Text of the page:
President Tsai Ing-wen (蔡英文) yesterday asserted her determination to safeguard the nation’s sovereignty as she toured a military field exercise at a coast guard base at New Taipei City’s Port of Taipei.
The joint Jin Hua and Hai An Field Exercise No. 10 simulated scenarios such as a terrorist attack; an incident involving a nuclear, biological or chemical agent; maritime hostage-taking; and a large-scale rescue operation.
“The international situation is undergoing significant changes that pose great challenges to existing counterterrorism and national defense paradigms,” Tsai said in a speech before the exercise began.
Photo: Tyrone Siu, Reuters
“Security strategy must account for terrorist attacks; attacks utilizing nuclear, chemical or biological agents; and attacks on critical infrastructure that are the emergent security threats of the modern age,” she added.
As a critical node of maritime transport and the main access point to the nation’s northern region, the Port of Taipei’s defenses must be carefully tested for weaknesses so that they could be rectified, she said.
“The government’s ability to respond to emergencies must be improved, while making a clear public demonstration of our will to defend every inch of the nation’s sovereign territory, freedoms and democracy,” she said.
Photo: Chiang Ying-ying, AP
Agencies taking part in the exercise included the coast guard, police, all branches of the military, the Centers for Disease Control, the Toxic and Chemical Substances Bureau and the National Airborne Service Corps, the coast guard said.
The field exercise involved 737 personnel, 17 surface vessels, three helicopters, six uncrewed aerial vehicles (UAVs) and 24 special-purpose motor vehicles, it said.
New equipment included the coast guard’s shipborne 2.75 inch rocket turret systems, rotary-wing UAVs and mobile radar system, the Atomic Energy Council’s vehicle-mounted radiation measurement device and the army’s Type 99 nuclear, biological and chemical reconnaissance vehicle.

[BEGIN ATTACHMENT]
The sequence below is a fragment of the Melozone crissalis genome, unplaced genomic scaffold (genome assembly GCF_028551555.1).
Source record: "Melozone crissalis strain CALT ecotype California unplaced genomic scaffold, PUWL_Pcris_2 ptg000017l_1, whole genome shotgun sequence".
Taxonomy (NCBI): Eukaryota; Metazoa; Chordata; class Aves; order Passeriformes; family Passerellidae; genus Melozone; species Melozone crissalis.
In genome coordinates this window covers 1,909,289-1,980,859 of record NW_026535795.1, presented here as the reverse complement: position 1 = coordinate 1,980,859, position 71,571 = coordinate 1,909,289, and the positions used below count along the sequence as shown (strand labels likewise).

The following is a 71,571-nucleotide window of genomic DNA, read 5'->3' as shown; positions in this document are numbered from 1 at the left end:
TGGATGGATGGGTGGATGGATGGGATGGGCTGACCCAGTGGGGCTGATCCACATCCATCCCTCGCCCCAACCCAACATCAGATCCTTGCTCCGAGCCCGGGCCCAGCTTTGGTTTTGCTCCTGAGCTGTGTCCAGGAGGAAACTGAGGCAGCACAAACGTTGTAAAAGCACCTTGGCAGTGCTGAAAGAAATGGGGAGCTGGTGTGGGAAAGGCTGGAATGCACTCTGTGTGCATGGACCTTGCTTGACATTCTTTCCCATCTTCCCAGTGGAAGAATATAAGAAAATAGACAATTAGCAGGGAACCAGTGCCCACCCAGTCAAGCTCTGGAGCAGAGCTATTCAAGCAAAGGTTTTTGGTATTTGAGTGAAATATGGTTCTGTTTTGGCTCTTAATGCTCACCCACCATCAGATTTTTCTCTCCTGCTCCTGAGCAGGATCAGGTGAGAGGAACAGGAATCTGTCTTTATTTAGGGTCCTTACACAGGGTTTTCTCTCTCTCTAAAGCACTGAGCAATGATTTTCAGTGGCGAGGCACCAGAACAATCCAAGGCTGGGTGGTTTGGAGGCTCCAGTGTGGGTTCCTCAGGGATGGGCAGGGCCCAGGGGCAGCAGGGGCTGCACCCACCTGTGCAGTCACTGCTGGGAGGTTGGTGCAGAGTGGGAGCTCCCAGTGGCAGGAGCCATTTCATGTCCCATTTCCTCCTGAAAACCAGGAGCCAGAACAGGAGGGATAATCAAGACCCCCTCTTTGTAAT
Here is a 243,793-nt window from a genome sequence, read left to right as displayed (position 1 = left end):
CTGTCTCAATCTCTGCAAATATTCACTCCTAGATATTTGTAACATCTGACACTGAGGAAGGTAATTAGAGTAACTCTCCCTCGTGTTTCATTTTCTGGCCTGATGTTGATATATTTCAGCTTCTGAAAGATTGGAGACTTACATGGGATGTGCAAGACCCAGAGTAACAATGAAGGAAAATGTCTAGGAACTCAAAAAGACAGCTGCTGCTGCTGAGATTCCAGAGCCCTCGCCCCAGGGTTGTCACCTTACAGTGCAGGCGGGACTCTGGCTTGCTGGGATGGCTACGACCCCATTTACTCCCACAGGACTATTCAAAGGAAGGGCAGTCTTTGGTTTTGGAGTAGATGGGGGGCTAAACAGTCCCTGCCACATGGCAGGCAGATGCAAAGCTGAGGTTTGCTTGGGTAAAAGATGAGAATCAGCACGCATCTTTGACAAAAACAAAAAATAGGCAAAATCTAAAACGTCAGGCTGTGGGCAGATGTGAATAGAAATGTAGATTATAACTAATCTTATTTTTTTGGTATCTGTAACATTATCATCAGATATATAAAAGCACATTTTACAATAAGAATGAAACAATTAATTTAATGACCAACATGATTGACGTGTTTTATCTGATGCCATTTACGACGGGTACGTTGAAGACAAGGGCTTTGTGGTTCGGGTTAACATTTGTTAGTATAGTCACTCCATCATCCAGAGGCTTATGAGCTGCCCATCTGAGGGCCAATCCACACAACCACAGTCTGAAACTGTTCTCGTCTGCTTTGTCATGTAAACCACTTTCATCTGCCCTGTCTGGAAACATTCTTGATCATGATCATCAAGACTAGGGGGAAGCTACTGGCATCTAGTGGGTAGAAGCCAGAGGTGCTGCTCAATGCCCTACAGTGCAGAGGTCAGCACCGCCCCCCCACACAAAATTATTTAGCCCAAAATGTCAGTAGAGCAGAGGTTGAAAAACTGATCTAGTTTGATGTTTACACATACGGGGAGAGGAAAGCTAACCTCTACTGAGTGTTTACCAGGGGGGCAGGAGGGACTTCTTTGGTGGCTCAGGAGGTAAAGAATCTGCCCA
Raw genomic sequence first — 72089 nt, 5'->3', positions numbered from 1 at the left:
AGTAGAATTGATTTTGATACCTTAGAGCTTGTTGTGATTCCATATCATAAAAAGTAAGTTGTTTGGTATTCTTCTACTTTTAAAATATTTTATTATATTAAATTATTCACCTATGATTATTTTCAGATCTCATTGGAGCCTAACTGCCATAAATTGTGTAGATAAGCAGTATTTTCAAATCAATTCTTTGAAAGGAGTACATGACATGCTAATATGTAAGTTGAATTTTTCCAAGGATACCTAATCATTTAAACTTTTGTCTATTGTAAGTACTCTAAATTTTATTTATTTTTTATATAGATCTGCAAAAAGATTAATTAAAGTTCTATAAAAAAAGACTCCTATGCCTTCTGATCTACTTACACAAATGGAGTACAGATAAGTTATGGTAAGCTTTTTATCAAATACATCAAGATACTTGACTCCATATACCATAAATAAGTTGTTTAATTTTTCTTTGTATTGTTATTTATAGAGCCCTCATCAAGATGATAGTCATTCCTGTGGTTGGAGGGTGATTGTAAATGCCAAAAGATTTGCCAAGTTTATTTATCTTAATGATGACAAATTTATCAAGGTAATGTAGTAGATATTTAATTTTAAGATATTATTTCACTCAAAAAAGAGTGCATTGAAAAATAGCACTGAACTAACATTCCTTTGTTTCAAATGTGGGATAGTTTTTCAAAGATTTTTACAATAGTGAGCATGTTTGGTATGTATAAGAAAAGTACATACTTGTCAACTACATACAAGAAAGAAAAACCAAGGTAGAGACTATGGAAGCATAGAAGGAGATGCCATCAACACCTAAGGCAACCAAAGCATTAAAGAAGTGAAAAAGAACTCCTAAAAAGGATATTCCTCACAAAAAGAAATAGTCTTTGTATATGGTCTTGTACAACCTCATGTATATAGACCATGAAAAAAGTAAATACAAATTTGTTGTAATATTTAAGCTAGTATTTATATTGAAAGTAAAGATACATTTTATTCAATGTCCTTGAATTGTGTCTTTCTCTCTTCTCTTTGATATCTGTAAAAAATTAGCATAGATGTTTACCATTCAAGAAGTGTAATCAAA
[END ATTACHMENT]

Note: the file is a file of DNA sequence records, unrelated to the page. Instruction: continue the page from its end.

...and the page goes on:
Separately yesterday, in response to a Pentagon report on China’s military, Tsai said that China’s frequent military drills have been disruptive to regional stability, while Taiwan has contributed to peace.
“I am confident that Taiwan’s conduct in the past two to three years has built trust in the international community, and the public should rest assured knowing that the armed forces are making every conceivable preparation to defend the safety of Taiwanese,” Tsai added.
The government and the Chinese Nationalist Party (KMT) yesterday both spoke out against plans by the Chinese government to enact a national security law in Hong Kong. Chinese officials yesterday confirmed that the National People’s Congress would review a bill “on establishing and improving the legal system and enforcement mechanisms for the Hong Kong Special Administrative Region to safeguard national security.” The Presidential Office said that the announcement was evidence that the “one country, two systems” framework fundamentally clashes with democratic freedoms. The de-escalation of tensions between Hong Kong and Beijing relies on the Chinese government’s willingness to respond to Hong Kongers’ demands,
NPP WARNING: The NPP’s chairman said that a security law proposed by Beijing means it has renounced its promise to maintain ‘one country, two systems’ in HK The Taiwan People’s Party (TPP) yesterday proposed changing the law to provide protection for those seeking political asylum. China at the opening of the National People’s Congress in Beijing on Thursday introduced a draft security law for Hong Kong to ban treason, subversion and sedition, with a review expected next week. TPP caucus whip Jang Chyi-lu (張其祿) said that the party is concerned about democracy advocates in Hong Kong and has taken action to support them. The party has proposed an amendment to Article 18 of the Act Governing Relations with Hong Kong and Macau (香港澳門關係條例), which stipulates that the government can offer
The number of people from Hong Kong applying for residency in Taiwan last year rose 41 percent from a year earlier to 5,858, National Immigration Agency statistics showed. The statistics also showed that 600 applications were filed by Hong Kong residents in the first quarter of this year — three times the number filed in the same period last year — with applicants apparently not deterred by the COVID-19 pandemic. Just one day after it was reported that the Chinese government plans to enact new national security laws in Hong Kong, inquiries regarding immigration to Taiwan grew 10-fold, a Hong Kong-based immigration
‘BEGINNING OF THE END’: Democracy advocate Joshua Wong urged Hong Kongers to stand up and fight, and let the Chinese government know that they will not cave Hong Kong protesters yesterday battled with riot police in busy downtown areas, showing their opposition toward China’s dramatic move to crack down on dissent in the biggest demonstration since the coronavirus swept through the territory in January. Police deployed a water cannon and fired tear gas in the Causeway Bay shopping area after hundreds of protesters had gathered to oppose new national security legislation from China. Police warned the crowd they were taking part in an illegal gathering, and later said in a statement that “rioters threw umbrellas, water bottles and other objects at them.” At least 120 people were arrested,